I decided to start the story with the destruction of the Israeli team at the 1972 Munich Olympics. I chose that terrible event because those Israeli athletes were killed, in front of a worldwide television audience, just because they were Israelis. Those athletes were rays of light and beauty in the darkness of pure hatred. For me, they belonged to a different moral order.

I could not, of course, tell the stories of every Israeli who lost his or her life to terrorism, so I had to make a sad but necessary choice: I had to rescue significant stories from Israel’s various communities. My book challenges the reader to enter a new, probably unfamiliar world – a world where Zionist triumphalism is conjoined with an inherent vulnerability. An invincible people confesses its bewilderment while the world isolates it and deepens its wounds.

It was very hard to enter a world where journalists and other outsiders rarely, if ever, venture. They’d rather not have to confront the infinite martyrdom of the Jewish people, who instead of mass shootings and gassings conducted by Nazis now confront a continuous drip murder administered by terrorists.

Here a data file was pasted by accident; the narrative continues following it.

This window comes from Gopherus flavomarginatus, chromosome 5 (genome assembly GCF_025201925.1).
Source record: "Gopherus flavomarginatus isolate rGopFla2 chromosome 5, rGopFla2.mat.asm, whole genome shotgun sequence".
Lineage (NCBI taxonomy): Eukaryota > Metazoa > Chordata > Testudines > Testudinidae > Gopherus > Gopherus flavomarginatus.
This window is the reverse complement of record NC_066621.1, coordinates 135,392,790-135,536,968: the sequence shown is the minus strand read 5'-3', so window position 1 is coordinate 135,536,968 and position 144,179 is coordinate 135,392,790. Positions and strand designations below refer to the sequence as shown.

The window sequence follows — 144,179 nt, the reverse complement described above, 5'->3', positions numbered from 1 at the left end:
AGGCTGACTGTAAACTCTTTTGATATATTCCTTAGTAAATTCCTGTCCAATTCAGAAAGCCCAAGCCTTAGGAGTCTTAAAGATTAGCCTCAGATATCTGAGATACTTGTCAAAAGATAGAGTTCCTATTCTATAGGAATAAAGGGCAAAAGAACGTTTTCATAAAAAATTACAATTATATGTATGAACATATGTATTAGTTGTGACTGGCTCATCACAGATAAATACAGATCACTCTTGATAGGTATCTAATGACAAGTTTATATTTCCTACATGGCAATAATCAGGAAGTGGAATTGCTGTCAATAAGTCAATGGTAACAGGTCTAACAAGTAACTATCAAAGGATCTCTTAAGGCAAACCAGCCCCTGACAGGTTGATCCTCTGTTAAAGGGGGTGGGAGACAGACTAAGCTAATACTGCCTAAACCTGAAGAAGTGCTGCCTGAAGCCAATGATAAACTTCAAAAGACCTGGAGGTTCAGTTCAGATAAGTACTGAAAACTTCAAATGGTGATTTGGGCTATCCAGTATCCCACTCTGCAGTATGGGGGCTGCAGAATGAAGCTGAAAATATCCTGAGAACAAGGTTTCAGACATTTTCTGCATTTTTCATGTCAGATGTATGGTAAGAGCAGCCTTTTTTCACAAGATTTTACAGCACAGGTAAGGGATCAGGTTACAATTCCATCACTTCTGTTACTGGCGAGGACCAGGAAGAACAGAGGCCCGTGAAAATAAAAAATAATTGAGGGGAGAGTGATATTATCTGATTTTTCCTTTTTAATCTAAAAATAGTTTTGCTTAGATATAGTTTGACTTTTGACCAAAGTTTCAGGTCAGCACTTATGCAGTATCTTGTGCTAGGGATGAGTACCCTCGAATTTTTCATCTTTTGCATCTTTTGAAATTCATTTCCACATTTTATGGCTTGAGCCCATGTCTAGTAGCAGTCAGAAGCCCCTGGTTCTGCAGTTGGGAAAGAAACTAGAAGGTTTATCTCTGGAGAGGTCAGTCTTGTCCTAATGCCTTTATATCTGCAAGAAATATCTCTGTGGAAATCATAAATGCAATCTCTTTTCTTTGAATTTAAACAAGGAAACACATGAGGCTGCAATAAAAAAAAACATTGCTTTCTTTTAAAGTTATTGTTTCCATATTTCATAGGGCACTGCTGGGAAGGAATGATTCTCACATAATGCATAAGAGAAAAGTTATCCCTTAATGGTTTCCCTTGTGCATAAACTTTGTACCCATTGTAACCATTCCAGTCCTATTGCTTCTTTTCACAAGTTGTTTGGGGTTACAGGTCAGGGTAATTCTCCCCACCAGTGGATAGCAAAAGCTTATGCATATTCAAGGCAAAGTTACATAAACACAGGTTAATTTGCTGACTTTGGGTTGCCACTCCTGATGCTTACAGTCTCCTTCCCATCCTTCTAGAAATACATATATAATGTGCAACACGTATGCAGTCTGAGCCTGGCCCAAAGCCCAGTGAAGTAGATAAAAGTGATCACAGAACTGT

As I plunged, one by one, into the lives of those killed, I found wires connecting the Holocaust perpetrated against the Jews of Europe to the contemporary jihad launched against the Jews of Israel.

The book’s protagonists are all branches of the great and hopeful “kibbutz galuiot,” the union of nations that is Israel, and their stories are cautionary tales of the maniacal hatred of Jews that has pursued this people through the centuries.